Among the 5933 children and adolescents, there was 1 death, 3 hospitalizations, and 160 GP visits. Among 24 928 high-risk adults aged between 18 and 64 years, there were 47 deaths, 23 hospitalizations, and 363 GP visits. Among 44 366 elderly subjects (age ≥65 years), corresponding figures were 272 deaths, 166 hospitalizations, and 1060 GP visits. To explore the impact of influenza in case the cohort would not have been vaccinated, we calculated the incidence rates among unvaccinated persons during the 1999-2000 influenza A epidemic using the baseline cohort (Table 2). The incidence rate of all possible complications among the elderly (280 per 10 000) was on average 1.6 times higher than the rate among persons aged between 18 and 64 years (170 per 10 000), and differences in the impact of influenza were most noticeable for the hospitalizations for very serious outcomes for cardiovascular disease and death.
After adjustments for observed differences in baseline risk between vaccinated and unvaccinated high-risk children, GP visits for influenza, pneumonia, acute exacerbations of chronic lung disease, or acute otitis media were prevented by 43% (95% CI, 10%-64%; Table 3). Point estimates for the separate outcomes GP visit for pneumonia or influenza (51%) and acute otitis media (51%) were similar, whereas the point estimate was somewhat lower for asthma exacerbations (25%). Vaccination prevented 78% of deaths (95% CI, 39%-92%), 87% of hospitalizations (95% CI, 39%-97%), and 26% of GP visits (95% CI, 7%-47%) among high-risk persons of working age. Among elderly subjects, the vaccine prevented 50% (95% CI, 23%-68%) of deaths, 48% of hospitalizations (95% CI, 7%-71%), and 7% of GP visits after adjustments, though not statistically significant (95% CI, –11% to 23%). Among all persons 18 years or older, 55% of both deaths and hospitalizations were prevented. Except for the separate outcome hospitalization for congestive heart failure (point estimate of vaccine effectiveness of 18%), corresponding estimates were similar for hospitalizations due to pneumonia or influenza (63%), acute respiratory disease (55%), myocardial infarction (48%), and even somewhat higher for stroke (71%).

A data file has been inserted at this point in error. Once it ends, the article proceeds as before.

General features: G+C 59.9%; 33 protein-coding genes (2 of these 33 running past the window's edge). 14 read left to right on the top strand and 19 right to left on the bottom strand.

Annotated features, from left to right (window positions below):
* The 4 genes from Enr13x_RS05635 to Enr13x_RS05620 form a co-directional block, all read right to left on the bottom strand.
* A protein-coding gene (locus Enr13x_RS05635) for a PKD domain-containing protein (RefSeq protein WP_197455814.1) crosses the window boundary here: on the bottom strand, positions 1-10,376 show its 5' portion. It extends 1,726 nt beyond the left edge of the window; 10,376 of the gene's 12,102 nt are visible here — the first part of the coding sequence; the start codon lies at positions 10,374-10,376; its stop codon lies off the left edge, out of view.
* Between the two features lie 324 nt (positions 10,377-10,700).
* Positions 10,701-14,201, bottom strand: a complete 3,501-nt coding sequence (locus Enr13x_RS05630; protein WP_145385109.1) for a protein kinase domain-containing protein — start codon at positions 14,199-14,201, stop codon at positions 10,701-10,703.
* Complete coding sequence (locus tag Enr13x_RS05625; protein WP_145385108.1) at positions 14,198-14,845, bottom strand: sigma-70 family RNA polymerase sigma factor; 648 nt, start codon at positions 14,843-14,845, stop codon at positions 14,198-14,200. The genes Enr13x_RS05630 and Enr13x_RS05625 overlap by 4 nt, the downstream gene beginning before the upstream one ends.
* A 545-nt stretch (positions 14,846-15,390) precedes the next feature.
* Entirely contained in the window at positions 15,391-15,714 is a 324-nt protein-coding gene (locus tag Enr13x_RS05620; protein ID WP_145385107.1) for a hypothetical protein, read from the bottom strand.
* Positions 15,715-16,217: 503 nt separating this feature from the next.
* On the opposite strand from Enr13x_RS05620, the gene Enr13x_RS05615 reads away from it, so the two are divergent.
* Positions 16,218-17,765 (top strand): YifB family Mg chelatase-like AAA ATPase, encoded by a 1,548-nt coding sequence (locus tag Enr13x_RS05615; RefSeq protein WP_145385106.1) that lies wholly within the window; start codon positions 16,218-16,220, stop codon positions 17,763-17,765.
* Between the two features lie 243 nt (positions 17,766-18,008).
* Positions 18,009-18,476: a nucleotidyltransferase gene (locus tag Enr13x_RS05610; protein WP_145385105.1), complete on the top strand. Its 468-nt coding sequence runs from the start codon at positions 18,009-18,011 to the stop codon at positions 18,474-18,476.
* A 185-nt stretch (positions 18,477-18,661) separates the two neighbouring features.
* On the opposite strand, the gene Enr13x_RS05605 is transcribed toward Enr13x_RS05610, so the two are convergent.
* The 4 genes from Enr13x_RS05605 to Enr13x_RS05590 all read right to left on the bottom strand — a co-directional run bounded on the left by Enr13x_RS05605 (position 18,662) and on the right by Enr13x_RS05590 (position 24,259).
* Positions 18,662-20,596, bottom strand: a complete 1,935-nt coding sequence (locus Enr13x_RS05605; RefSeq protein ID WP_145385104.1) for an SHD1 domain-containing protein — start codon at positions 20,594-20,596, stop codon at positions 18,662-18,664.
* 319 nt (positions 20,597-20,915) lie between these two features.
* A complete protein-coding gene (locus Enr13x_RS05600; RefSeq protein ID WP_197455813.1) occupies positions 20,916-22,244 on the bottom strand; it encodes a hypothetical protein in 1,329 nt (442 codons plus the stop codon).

Subgroup analysis in the 6- to 24-month age group revealed 50% reduction in GP visits, although the estimate was not statistically significant (95% CI, –94% to 87%). In the group aged between 50 and 64 years, similar point estimates of vaccine effectiveness for all outcomes were observed as in the group aged between 18 and 64 years (GP visits, 38% [95% CI, 7%-58%]; hospitalization, 85% [95% CI, 18%-97%]; and death, 82% [95% CI, 39%-94%]).
To our knowledge, this study is the first adequately powered analysis, which involved 75 227 observations (30 861 of which were among high-risk persons younger than 65 years), to show that influenza vaccination is highly effective in reducing complications across all age groups. Importantly, the study population from the primary care centers is representative for most persons requiring vaccination according to the guidelines, except for patients from nursing homes or tertiary care.
To appreciate these findings, some issues need to be considered. Because immunization guidelines currently recommend vaccination for patients with high-risk conditions regardless of age,17 the vaccine effectiveness can no longer be assessed in a placebo-controlled trial.22,23 The case-control approach used enables the assessments of the effects of vaccination on infrequent severe end points such as hospitalization or death.5 An advantage of a nested case-control approach includes the reduction of bias due to inappropriate selection of controls. Vaccination rates in controls were similar and comparable with estimates from other large Dutch cohorts.5,24 Moreover, the distribution of some important characteristics in vaccinated and unvaccinated controls was similar to figures observed in these earlier studies. Furthermore, the potential for recall bias was minimized through the complete review of prospectively collected data in routine medical care from computerized medical records.